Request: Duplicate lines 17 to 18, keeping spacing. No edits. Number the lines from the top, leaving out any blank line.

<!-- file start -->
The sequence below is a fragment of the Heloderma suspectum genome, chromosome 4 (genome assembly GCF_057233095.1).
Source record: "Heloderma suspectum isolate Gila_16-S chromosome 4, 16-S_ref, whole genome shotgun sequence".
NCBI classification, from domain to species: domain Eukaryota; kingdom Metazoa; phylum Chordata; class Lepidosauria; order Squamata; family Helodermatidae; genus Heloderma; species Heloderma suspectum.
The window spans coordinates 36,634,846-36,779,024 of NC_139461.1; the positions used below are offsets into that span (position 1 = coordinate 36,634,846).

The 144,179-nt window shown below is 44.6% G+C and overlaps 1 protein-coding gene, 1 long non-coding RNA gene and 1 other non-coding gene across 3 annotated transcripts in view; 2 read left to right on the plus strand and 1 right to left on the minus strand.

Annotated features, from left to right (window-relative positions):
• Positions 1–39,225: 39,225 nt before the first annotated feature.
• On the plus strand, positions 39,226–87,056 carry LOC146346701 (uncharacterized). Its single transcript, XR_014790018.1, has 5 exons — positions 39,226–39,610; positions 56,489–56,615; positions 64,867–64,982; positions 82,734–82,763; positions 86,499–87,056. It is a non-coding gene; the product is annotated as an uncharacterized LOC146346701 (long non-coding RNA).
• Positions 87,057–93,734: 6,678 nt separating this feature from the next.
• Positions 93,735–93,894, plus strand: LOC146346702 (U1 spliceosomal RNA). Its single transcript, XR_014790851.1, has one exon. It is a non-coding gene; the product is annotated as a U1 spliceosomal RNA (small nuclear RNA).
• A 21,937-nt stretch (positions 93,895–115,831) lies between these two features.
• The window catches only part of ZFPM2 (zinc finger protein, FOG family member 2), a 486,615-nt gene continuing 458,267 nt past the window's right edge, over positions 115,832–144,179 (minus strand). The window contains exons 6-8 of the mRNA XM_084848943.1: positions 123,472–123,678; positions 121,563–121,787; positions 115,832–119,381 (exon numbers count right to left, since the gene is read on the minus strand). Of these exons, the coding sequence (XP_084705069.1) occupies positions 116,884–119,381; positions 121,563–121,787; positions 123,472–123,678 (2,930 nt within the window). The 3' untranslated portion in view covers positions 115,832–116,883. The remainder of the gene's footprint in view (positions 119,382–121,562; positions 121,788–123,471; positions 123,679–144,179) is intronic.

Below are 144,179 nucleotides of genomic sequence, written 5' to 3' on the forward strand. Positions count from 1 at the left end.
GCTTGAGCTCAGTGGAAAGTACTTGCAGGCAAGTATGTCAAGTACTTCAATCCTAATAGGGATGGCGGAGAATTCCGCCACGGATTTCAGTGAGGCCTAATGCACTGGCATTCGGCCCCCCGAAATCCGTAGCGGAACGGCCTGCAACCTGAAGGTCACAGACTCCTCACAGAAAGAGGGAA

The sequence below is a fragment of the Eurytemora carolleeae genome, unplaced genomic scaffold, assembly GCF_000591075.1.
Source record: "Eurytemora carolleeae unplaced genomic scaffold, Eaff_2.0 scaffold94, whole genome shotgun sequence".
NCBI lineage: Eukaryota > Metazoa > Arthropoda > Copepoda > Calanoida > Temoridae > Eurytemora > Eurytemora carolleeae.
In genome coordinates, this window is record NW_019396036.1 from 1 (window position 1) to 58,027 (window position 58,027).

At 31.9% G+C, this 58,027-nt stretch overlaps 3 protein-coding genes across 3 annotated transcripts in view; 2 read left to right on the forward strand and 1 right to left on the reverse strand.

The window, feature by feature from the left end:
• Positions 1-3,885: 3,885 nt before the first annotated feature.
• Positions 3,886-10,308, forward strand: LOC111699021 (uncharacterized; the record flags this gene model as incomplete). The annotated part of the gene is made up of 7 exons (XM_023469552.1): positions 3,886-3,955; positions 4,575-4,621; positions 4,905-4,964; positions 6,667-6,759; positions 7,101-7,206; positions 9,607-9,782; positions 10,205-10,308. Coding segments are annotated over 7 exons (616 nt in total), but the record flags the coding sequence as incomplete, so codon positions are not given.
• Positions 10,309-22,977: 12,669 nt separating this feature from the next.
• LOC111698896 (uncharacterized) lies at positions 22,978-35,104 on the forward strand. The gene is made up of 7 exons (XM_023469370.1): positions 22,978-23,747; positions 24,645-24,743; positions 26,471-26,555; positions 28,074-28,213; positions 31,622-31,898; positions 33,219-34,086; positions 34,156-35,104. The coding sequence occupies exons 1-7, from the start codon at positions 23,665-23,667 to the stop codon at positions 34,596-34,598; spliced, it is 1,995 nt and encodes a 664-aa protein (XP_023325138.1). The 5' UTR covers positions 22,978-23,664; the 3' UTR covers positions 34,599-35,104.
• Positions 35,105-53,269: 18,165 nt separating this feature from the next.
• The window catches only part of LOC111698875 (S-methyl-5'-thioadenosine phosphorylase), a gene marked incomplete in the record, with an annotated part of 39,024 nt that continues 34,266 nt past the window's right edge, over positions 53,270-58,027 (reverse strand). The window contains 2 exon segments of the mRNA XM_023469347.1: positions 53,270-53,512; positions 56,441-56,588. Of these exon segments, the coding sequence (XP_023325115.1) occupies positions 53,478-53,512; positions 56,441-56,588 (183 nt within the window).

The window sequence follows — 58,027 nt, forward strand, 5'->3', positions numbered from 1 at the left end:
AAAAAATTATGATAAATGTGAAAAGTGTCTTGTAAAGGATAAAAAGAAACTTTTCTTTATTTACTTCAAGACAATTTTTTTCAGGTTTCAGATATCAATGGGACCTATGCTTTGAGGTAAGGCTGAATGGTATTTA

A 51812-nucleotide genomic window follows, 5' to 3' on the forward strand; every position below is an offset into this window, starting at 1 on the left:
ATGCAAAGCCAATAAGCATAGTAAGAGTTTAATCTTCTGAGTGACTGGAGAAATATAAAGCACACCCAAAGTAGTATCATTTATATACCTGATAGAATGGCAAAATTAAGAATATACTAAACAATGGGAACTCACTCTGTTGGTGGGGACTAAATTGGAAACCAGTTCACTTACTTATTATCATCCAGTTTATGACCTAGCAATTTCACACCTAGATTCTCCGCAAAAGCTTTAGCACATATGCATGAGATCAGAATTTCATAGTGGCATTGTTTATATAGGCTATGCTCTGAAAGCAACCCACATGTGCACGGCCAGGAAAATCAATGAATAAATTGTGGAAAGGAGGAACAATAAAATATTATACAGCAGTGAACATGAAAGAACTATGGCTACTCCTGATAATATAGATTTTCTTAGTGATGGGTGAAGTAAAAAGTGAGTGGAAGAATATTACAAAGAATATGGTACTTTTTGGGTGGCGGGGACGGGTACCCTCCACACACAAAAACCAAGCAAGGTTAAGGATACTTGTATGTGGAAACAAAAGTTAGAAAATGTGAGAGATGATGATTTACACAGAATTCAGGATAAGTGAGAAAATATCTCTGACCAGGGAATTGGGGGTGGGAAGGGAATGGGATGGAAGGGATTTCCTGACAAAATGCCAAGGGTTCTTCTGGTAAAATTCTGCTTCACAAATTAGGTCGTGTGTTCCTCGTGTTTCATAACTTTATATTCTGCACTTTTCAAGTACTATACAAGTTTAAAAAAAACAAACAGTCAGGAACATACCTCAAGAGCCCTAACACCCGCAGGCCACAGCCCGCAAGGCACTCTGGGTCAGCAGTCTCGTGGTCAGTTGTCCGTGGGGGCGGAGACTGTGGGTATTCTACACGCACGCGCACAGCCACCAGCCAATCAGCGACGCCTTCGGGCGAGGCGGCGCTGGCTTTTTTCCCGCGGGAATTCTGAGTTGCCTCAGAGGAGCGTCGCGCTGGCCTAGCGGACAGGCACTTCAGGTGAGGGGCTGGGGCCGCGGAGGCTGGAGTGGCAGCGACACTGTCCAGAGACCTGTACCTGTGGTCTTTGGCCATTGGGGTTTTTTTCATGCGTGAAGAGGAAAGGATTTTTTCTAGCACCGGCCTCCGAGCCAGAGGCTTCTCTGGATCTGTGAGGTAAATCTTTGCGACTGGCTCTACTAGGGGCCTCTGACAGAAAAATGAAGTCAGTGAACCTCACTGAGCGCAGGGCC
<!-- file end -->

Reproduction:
NCBI lineage: Eukaryota > Metazoa > Arthropoda > Copepoda > Calanoida > Temoridae > Eurytemora > Eurytemora carolleeae.
In genome coordinates, this window is record NW_019396036.1 from 1 (window position 1) to 58,027 (window position 58,027).